(REUTERS) - Italian one-year borrowing costs stayed close to a record high at an auction on Monday, in an early sign that last week's EU summit failed to reassure investors European leaders can take the urgent steps required to stem the Eurozone debt crisis.

The Dutch government in contrast paid a negative yield on Monday to sell 1.1 billion euros ($1.46 billion) of bills as investors continued to opt for top quality core Eurozone debt.

While traders said Italy drew good demand for its paper, reflecting appetite for short-term paper, demand was helped by banks agreeing to scrap fees for retail investors. The yield, at 5.952 percent, was not far below the euro lifetime record high of 6.087 percent hit at a sale a month ago.

This is still a high one-year rate at almost 6 percent, said Padhraic Garvey, a rate strategist at ING in Amsterdam. It's not a very pleasant set of circumstances for Italy and it's not sustainable.

Italy faces a more challenging test on Wednesday, when it is due to sell up to 3 billion euros of its five-year benchmark bond, which saw yields climb above seven percent on Monday..

The yield on Italian 10-year benchmark bonds rose steadily to over 6.8 percent on Monday.

Italian yields have been rising since European Central Bank President Mario Draghi dashed hopes last week that the ECB could ramp up its buying of sovereign bonds aggressively once a fiscal compact had been agreed at Friday's summit.

Sentiment has soured further as the summit's agreement on closer fiscal integration and measures to boost the Eurozone bailout fund were also seen as insufficient to tackle the debt crisis.

The gap between 10-year Italian BTP bonds and German Bunds jumped to 482 basis points on Monday, from 428 basis points late on Friday.

Rome raised the planned amount of 7 billion euro at Monday's debt sale, helped by bill redemptions worth 11 billion euros. The auction was covered 1.9 times, broadly in line with a smaller one-year debt sale last month.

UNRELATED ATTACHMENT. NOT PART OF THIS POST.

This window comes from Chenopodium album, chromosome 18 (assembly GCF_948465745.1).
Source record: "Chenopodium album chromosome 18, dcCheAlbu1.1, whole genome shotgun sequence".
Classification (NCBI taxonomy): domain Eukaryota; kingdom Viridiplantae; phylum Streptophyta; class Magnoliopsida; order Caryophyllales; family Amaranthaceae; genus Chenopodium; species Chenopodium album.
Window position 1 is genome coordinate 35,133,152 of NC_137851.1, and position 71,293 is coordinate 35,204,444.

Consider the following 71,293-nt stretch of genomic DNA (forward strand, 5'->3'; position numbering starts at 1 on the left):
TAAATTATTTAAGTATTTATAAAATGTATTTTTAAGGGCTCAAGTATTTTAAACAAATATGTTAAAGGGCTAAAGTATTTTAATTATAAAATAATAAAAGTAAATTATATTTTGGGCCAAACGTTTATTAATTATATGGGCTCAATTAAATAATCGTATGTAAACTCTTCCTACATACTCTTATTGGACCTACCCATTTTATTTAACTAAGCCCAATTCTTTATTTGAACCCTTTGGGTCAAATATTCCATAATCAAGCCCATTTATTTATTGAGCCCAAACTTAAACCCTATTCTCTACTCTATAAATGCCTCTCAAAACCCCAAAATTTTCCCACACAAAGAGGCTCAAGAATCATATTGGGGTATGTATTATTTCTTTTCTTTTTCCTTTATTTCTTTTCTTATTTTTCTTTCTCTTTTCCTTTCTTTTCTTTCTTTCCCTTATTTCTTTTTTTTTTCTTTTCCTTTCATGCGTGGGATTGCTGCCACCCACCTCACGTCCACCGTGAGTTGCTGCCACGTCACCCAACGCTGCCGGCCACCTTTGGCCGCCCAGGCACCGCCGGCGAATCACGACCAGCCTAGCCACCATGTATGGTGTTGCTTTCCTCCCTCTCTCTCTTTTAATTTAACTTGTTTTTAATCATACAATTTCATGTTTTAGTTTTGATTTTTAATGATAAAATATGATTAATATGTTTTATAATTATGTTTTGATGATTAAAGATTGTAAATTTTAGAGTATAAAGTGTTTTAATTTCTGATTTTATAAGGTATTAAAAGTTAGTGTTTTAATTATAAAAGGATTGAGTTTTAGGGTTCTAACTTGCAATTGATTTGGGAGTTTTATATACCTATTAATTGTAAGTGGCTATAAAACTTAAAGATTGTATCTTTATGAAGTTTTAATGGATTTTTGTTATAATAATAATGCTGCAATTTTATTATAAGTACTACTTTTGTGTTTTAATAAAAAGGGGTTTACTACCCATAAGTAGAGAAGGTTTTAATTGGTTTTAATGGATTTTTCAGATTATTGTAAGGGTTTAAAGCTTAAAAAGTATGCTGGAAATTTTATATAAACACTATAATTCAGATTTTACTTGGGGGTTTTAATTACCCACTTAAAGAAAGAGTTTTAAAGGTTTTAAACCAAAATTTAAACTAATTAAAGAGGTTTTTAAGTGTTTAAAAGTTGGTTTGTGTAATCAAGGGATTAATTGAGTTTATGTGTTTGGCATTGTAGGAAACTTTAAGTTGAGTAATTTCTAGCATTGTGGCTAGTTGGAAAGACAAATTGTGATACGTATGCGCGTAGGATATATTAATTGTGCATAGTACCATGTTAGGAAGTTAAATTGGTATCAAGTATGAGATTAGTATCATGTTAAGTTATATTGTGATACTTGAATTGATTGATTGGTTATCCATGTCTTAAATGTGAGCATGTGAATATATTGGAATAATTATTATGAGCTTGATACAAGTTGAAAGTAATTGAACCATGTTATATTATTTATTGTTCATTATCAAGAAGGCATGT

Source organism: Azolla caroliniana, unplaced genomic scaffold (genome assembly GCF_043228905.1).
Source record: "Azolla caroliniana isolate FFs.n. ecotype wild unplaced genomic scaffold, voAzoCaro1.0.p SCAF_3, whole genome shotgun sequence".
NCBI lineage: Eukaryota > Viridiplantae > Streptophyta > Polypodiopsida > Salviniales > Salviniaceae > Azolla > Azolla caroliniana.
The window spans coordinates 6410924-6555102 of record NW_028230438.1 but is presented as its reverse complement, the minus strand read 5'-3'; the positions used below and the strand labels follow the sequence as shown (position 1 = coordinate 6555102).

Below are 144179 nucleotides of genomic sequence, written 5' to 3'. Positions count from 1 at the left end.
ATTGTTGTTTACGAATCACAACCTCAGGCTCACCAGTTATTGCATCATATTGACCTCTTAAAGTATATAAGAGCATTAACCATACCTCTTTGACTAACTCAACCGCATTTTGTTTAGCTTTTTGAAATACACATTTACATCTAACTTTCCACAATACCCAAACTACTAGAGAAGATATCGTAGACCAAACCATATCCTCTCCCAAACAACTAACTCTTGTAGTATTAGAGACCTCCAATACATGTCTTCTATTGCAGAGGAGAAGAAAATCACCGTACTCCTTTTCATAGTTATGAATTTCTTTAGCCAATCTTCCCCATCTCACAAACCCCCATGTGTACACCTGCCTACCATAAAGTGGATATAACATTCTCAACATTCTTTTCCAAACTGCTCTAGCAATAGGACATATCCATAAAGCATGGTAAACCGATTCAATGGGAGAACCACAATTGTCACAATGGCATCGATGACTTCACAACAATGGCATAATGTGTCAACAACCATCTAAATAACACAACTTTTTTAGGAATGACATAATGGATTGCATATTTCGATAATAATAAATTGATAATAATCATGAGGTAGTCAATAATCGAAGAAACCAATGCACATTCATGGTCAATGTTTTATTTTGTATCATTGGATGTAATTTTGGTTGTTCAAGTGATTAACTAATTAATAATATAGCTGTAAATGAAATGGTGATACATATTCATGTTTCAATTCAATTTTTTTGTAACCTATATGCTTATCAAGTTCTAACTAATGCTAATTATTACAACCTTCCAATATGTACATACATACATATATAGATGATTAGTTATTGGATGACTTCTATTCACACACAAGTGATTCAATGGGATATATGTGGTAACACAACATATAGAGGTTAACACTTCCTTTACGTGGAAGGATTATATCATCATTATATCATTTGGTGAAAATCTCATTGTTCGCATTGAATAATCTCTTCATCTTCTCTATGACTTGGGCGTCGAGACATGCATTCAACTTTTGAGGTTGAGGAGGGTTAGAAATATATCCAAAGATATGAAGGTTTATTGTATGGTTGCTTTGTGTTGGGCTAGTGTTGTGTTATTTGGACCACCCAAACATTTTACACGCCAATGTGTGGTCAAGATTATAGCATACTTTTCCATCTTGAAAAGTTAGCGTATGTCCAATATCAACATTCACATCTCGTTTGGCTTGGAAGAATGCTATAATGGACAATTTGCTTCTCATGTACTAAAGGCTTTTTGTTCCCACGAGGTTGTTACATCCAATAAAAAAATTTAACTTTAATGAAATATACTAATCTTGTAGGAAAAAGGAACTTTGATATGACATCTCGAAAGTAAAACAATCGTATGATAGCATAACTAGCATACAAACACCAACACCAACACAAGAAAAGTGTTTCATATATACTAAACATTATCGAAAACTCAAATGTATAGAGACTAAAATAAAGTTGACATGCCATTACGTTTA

The Dutch government meanwhile paid a negative 0.007 percent yield to sell 1.1 billion euros of bills maturing on March 30, 2012. Dutch yields are close to negative as investors look to preserve their cash in top-notch paper and avoid bank deposits.

The auction rate was 0.009 percent on 1.5 billion euros of bills due June 29, 2012.

France was also due to sell short-term debt later on Monday.

Analysts expect Wednesday's auction of Italy's five-year bond to go through, helped by its small size, but see yields rising further after hitting a euro lifetime record of 6.3 percent at a sale in mid-November.

Bank of Italy Governor Ignazio Visco said last week that Italian borrowing costs must fall in a sustained way to around five percent to ensure the Eurozone's third-largest economy can continue to manage its 1.9 trillion euro debt.

In a bid to avert financial disaster, Italy's emergency government approved a new 33 billion euro austerity package last week, which helped drive yields lower before Draghi dashed hopes for more aggressive ECB bond buying.

The question is will this help to stabilize sentiment?, WestLB strategist Michael Leister said, referring to Monday's Italian BOT auction.

I don't believe so, given that those comments from Draghi ruling out a bazooka during the ECB conference are still weighing on spreads.

Italian Prime Minister Mario Monti said on Sunday he regretted EU leaders hadn't agreed at the summit to boost the European bailout fund to more than 500 billion euros and urged Germany to consent to joint Eurozone debt issuance.

(Additional reporting by Milan and London bond teams; Editing by Gavin Jones and Susan Fenton)